Counting more sheep 🐑 than usual lately? Stress may be to blame. Almost half of the people with high stress say they don't get enough sleep because their minds race, shows an American Psychological Association survey of U.S. adults. You know the feeling: Anxious thoughts and mental clutter (going over tomorrow’s to-do list, say) take over, making it difficult to turn off your mind and fall asleep.
And if the current climate has you on edge, you may find that it’s even more difficult to get the recommended seven to nine hours of shut-eye a day. Not only does that lack of sleep spell trouble for your energy levels, but it can also hurt your weight-loss success. That’s because insufficient sleep can make it more difficult to eat well, exercise regularly, and be in the right mindset to reach your weight and wellness goals.
When it comes to sleep and stress, the connection goes both ways. Not only can stress lead to fewer winks, but one small study of young adults shows that a lack of sleep can amplify levels of anxiety. But it’s not all bad news. That same study found that after a full night of sleep, anxiety levels dipped the next day. In other words, a healthy amount of sleep may help you feel less rattled by the news—and who couldn't use that right now?
3 ways to calm your mind before bed
We can’t always turn off our minds, of course, but we can calm our thoughts so that sleep comes easier. Try adopting one or more of the suggestions this week. Notice how you feel. Did you fall asleep any faster?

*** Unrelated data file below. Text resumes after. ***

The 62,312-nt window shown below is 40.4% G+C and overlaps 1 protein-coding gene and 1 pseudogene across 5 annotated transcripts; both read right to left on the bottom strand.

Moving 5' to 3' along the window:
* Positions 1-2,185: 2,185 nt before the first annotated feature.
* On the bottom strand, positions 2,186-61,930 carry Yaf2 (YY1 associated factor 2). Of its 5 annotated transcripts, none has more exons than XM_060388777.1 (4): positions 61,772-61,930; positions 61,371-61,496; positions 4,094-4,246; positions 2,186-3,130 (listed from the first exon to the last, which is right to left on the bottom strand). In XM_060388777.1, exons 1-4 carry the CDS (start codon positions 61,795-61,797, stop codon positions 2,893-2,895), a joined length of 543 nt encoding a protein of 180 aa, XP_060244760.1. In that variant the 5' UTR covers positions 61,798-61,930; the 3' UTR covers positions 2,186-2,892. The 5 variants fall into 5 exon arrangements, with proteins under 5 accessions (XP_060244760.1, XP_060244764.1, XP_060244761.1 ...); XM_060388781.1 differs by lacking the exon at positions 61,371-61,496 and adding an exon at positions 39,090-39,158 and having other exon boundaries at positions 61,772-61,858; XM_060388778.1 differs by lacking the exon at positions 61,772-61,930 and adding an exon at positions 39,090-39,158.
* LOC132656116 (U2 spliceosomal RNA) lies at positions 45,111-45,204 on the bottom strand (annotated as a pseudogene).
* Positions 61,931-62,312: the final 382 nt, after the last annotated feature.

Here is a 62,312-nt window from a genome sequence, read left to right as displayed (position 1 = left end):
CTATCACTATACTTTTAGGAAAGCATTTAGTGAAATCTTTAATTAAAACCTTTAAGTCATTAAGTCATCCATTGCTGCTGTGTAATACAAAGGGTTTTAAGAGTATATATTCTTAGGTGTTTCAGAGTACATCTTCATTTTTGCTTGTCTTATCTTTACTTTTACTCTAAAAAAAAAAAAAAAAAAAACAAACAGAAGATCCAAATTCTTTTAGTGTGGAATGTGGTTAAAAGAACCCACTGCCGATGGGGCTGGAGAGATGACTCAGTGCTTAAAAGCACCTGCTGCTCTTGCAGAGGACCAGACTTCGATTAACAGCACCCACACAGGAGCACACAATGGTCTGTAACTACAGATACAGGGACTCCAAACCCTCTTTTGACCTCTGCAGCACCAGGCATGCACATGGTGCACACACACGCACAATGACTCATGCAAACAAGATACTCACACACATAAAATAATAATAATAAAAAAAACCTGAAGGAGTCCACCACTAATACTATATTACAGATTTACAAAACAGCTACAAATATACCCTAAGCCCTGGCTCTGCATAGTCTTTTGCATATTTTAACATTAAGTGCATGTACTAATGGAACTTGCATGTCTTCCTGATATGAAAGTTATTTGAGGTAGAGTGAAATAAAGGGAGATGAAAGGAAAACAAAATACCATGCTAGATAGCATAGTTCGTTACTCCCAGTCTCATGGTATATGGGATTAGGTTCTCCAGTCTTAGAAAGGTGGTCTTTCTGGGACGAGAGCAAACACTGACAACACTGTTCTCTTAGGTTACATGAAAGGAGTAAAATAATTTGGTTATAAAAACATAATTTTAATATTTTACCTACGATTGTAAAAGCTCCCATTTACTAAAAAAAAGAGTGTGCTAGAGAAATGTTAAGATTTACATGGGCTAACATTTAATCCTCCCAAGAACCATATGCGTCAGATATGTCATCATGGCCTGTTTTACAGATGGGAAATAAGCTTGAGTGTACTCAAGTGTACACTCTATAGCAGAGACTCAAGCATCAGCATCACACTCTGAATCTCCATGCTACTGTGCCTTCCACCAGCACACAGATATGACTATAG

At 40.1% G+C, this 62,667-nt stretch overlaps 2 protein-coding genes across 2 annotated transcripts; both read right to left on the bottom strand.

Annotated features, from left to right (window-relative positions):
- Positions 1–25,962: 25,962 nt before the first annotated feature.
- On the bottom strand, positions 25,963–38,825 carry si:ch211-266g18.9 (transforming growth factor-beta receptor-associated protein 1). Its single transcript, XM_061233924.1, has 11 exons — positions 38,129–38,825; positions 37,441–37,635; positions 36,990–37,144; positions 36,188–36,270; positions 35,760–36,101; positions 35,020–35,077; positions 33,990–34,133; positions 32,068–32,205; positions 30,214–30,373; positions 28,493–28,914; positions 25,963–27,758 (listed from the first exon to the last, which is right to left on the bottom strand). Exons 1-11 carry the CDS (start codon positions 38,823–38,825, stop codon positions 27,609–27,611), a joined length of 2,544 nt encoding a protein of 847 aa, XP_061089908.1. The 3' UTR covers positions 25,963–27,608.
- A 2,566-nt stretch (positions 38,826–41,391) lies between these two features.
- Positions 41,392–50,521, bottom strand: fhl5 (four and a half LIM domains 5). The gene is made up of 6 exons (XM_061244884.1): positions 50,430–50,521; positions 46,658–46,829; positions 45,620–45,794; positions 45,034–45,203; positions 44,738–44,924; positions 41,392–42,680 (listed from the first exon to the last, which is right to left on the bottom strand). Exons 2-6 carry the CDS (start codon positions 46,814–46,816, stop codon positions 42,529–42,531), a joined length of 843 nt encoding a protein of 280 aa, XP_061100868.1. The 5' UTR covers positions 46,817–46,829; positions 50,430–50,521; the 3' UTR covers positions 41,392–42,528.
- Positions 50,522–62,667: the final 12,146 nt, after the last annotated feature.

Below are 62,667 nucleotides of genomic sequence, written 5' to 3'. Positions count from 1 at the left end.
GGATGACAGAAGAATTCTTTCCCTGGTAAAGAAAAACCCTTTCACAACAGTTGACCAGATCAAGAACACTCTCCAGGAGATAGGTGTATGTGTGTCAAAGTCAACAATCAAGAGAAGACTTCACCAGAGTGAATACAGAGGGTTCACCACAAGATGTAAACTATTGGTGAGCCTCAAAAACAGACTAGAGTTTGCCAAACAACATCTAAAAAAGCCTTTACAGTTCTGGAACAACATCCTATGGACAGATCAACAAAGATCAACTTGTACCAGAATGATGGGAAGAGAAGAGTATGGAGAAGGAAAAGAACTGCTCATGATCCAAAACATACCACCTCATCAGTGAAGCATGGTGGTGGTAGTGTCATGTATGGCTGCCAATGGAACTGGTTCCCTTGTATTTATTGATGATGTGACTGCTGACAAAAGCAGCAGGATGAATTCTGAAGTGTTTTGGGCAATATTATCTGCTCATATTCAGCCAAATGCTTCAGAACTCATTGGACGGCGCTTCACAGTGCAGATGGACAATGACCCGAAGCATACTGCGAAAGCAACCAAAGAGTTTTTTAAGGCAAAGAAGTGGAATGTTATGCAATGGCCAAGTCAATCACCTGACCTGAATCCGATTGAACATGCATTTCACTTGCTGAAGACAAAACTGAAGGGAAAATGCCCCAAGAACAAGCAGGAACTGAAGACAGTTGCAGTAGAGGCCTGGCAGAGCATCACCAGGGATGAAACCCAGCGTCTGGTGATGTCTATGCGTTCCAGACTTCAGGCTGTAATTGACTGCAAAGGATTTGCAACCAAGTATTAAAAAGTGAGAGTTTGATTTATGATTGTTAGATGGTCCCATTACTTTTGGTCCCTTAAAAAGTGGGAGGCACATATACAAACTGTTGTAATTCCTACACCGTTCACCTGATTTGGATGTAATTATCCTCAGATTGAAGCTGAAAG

Take time to meditate. Meditation can reduce stress and create the right conditions for a good night’s sleep. You can find meditations right in the WW app. Use them whenever you need to unwind or turn down the noise in your mind.
Start a worry list. Taking your worries to bed can keep you up at night. Instead, set aside time each evening to jot down what’s on your mind, then put the list aside and head to bed. Research shows that just 5 minutes of writing out your to-list before bed can help you fall asleep faster.
Try the Three Good Things technique. Before bed, think about three good things that happened in the last 24 hours, whether receiving a text from a friend or feeling thankful for a delicious homemade dinner. Research has found that grateful people are less likely to have negative, worrying thoughts when falling asleep.